Then the show begins to approach, and slowly you begin to think, "Why are we going to see this person. He's fine and all, but...did we really just PAY money to see this person?"
That'll happen this week. We'll see.
Update: Completely fun show. A professional, veteran comic that knows how to entertain.
Total food and wine cost for the week: $89 for food and $110 for wine = $199
Total food and wine cost for the month: $361 for food and $555 for wine = $916
Sunday: Big Greek Salad with 2014 Sigalas Assyrtiko Santorini
Did We Like It? Both of us worked hard this Sunday. A Big Greek Salad helps in forgetting the bad parts of most of that hard work, leaving, "Yeah. That sucked. But look what in front of me on the plate! It's a Big Greek Salad! I need nothing more right now."
How Was The Wine? We loved the 2014 with fried haloumi, skordalia, pita, and tomato-fennel salad in May. Pretty minerals and acid with wonderful length and gaps. Less so this time.
And The Pairing? It had the acid we wanted overall with the food, but became a little clipped and moody with the red wine vinegar for Mrs. Ney and the green pepper for me. Not everything we wanted in terms of pairing paradise, but still the kind of meal where you pause halfway through, lean back like Costanza's girlfriend after the risotto, and relish in the goodness.
Cost: $9 for food, $22 for wine = $31
Saturday: Dirty Rice with 2013 Michel Léon Vin D'Alsace Gewürztraminer
here, from Susan Spicer via Food & Wine, recipe halved.
Food Details: Andouille chicken sausages, wild rice, mirepoix, chicken stock, herbs, ground pork, chicken livers, chopped scallions on top, habanero hot sauce added. It's a big, honkin' bowl of rice chockablock with meaty, herby, Cajun flavors.
Did We Like It? Always do. It's strangely deep and dirty, while being simultaneously clean. Probably have it four times a year. Rotation food that pops up when the crave hits.
How Was The Wine? It's $10 gewürztraminer, sold at Trader Joe's, that's better than any we've had in this price range, and even a bit above. We don't particularly like gewürztraminer, mostly because they can be more hit-and-miss than other grapes we like (i.e. - we don't take a chance on a random gewürztraminer in a store just for funnsies. We gotta know if it's going to be good). But it picks up spice, herbs and heat well. Get one with a nice sweetness and acidity play and it can elevate itself to something quite nice with the right food. Michel Leon is our default gewürztraminer because it always delivers. Its shimmering and bouncy acid lifts the lychee and grapefruit notes to something that tastes elevated and sprite-like. As it did here with heat, herbs and Cajun accents here.
And The Pairing? The wine was a great refresher, countering everything in the bowl quite well, particularly with the excess hot sauce I dumped on top. WHEW! That was HOT for the few first bites!
Cost: $9 for food, $10 for wine = $19
Friday: Chicken Parmesan and Garlic Bread with 2012 Trader Joe's Barbera Mendocino County
Did We Like It? It's a "use stuff up and eat like it's 1986!" dinner. The fancy restaurant near my hometown growing up was Rastrelli's, an Italian-American place where everyone went for their graduation-reception-"just got my braces off!" dinner. This meal tastes like I just got my braces off (and this is still on the menu at Rastrelli's, by the way). Homey, goopy and delicious.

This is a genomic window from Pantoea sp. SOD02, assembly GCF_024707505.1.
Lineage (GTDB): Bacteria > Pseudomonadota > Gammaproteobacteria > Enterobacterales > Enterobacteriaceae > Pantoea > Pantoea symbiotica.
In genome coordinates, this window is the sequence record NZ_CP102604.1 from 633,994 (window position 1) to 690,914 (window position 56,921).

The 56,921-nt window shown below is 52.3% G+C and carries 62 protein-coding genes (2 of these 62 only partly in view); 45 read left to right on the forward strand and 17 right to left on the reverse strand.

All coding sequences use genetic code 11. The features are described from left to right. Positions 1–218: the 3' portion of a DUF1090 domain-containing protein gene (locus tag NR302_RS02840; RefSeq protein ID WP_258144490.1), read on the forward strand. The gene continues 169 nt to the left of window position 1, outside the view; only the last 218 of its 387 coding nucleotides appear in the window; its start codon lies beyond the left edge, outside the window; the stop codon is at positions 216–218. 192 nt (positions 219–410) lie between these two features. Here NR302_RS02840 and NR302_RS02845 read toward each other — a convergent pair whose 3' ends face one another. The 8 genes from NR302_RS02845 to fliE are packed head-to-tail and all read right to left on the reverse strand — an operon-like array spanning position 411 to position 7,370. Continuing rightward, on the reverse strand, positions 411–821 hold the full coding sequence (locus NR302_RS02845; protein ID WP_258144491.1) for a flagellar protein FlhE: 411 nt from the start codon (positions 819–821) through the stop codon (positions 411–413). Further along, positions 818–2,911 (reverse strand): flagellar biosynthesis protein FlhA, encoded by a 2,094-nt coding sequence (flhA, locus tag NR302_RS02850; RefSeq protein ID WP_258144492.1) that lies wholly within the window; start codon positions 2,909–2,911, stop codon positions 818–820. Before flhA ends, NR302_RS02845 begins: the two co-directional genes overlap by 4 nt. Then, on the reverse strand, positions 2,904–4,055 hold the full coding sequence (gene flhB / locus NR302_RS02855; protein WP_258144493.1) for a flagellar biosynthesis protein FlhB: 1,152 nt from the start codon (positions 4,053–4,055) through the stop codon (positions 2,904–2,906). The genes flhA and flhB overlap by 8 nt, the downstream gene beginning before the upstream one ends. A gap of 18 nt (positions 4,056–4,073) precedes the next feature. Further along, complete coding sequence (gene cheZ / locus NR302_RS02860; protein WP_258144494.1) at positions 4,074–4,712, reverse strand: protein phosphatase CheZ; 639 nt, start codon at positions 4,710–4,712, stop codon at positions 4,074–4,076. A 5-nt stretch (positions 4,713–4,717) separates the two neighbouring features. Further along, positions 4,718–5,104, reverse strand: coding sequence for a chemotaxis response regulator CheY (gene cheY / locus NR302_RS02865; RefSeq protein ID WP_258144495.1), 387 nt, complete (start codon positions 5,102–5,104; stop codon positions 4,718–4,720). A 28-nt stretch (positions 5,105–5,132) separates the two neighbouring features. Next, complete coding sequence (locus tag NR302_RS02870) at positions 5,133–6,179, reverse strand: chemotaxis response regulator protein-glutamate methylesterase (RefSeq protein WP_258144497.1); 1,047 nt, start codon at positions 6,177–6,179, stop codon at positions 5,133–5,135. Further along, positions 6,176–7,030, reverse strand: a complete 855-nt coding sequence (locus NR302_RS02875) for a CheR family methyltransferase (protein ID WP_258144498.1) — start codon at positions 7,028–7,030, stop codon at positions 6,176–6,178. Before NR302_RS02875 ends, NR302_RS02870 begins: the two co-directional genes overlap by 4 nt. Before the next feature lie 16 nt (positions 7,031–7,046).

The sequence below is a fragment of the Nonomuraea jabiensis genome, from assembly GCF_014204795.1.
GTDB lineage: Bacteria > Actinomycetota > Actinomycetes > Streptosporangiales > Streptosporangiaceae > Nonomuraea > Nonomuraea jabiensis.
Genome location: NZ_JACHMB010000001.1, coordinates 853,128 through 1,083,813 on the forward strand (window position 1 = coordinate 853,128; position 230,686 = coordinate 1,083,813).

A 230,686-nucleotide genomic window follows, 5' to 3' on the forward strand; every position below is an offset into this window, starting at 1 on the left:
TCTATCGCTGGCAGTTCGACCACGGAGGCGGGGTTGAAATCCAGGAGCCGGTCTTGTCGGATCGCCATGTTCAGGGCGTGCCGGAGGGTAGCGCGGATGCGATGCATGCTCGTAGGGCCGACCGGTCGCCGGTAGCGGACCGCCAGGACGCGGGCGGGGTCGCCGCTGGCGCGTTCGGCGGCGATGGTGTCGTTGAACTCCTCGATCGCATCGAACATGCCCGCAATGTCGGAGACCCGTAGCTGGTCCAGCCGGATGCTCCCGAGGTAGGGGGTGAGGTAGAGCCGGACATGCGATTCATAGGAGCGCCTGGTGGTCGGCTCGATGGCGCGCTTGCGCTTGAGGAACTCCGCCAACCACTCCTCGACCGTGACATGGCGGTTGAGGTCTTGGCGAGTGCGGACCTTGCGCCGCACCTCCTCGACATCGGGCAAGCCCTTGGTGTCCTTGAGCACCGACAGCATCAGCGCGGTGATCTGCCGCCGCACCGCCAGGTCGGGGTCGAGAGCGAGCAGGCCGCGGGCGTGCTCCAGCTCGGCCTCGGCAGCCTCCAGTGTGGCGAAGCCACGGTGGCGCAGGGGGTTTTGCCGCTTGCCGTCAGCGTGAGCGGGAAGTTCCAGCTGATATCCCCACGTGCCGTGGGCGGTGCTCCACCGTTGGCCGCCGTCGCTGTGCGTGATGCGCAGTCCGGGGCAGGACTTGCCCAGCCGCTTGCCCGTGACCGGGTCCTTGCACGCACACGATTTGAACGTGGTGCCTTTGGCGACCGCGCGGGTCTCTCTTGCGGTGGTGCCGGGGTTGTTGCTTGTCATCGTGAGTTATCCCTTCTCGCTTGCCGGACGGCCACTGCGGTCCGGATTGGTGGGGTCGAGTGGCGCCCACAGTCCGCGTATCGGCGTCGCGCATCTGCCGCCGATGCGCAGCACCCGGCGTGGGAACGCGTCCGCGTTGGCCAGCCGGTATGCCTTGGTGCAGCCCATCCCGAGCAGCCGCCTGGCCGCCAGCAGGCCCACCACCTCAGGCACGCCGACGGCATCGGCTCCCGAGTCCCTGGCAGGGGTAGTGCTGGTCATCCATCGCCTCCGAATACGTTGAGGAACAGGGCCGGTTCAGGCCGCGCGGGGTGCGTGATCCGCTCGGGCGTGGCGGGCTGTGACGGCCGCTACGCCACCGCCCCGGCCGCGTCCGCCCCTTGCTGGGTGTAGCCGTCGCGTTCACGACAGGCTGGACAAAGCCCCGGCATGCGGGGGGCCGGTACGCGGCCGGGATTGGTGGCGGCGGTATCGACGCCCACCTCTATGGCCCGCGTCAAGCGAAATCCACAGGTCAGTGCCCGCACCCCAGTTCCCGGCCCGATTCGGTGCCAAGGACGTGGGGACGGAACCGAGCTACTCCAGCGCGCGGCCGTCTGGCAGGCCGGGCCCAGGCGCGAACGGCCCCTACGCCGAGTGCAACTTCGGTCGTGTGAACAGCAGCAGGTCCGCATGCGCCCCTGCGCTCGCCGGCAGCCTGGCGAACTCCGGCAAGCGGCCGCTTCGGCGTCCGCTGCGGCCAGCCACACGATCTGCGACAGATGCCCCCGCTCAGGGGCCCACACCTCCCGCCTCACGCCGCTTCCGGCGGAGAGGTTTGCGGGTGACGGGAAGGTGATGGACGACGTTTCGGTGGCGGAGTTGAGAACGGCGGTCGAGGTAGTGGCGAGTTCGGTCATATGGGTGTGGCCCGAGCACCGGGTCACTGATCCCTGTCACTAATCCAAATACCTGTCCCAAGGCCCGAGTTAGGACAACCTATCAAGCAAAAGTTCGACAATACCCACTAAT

How Was The Wine? It's our house red for weekday Italian meals, because it's juicy, bright and friendly, with an underlying spicy edge. We always wonder if we should have something different and inevitably wander back to this one, because it delivers.
And The Pairing? Lively and lovely. Simple Italian-American meal with a wine that kept things on the bright side.
Cost: $12 for food, $10 for wine = $22
Thursday: Fava Bean and Ricotta Salata Strozzapreti with 2014 Quinta de Porrais Branco Douro
here, via Lidia's Italy, using strozzapreti instead of cavatelli.
Food Details: Onions sweated with garlic and red pepper flakes. Fava beans added to the pan with some pasta water and reduced down to a sauce. Strozzapreti, cooked, drained. Fava-onion-garlic sauce added to the added to the pasta in the pasta cooking vessel and swirled, plated. Dressed with ricotta salata, pecorino, dill, tarragon and parsley.
Did We Like It? Best batch yet! Less of a saucy-sauce this time, which allowed the dill and tarragon to come through, taking this batch to a different place, and we loved it. This is great with fresh fava, it does make a difference, but bagged fava didn't leave us wanting here at all. It's a simple dish where the triangulation of the fava, ricotta salata and onions is simple Italian cooking on full display.
How Was The Wine? We were stunned to hear Francisco Olazabal of Quinta do Vale Meão made a white Douro wine at Quinta de Porrais, about an hour northwest of Vale Meão in the Douro Superior. How did we not know this? High elevation, cooler climate; 55% códega do larinho and 45% rabigato. It's at Perman Wine for $14 (and somehow about $4 at Jumbo - a strange, but pleasant supermarket chain all over Portugal - like if K-Mart and Jewel had a baby). This might be the best expression of a Douro white we've had. Cool climate gaseousness and acid. Plenty of space offered to enjoy its subtle hints of flowers and spiced pears at your leisure, with only of hint of honeydew, something that typically takes Douro whites to a rather basic, boring place. This isn't a fancy white. It's just all the Douro white parts in all the right places. And it LOVED this food.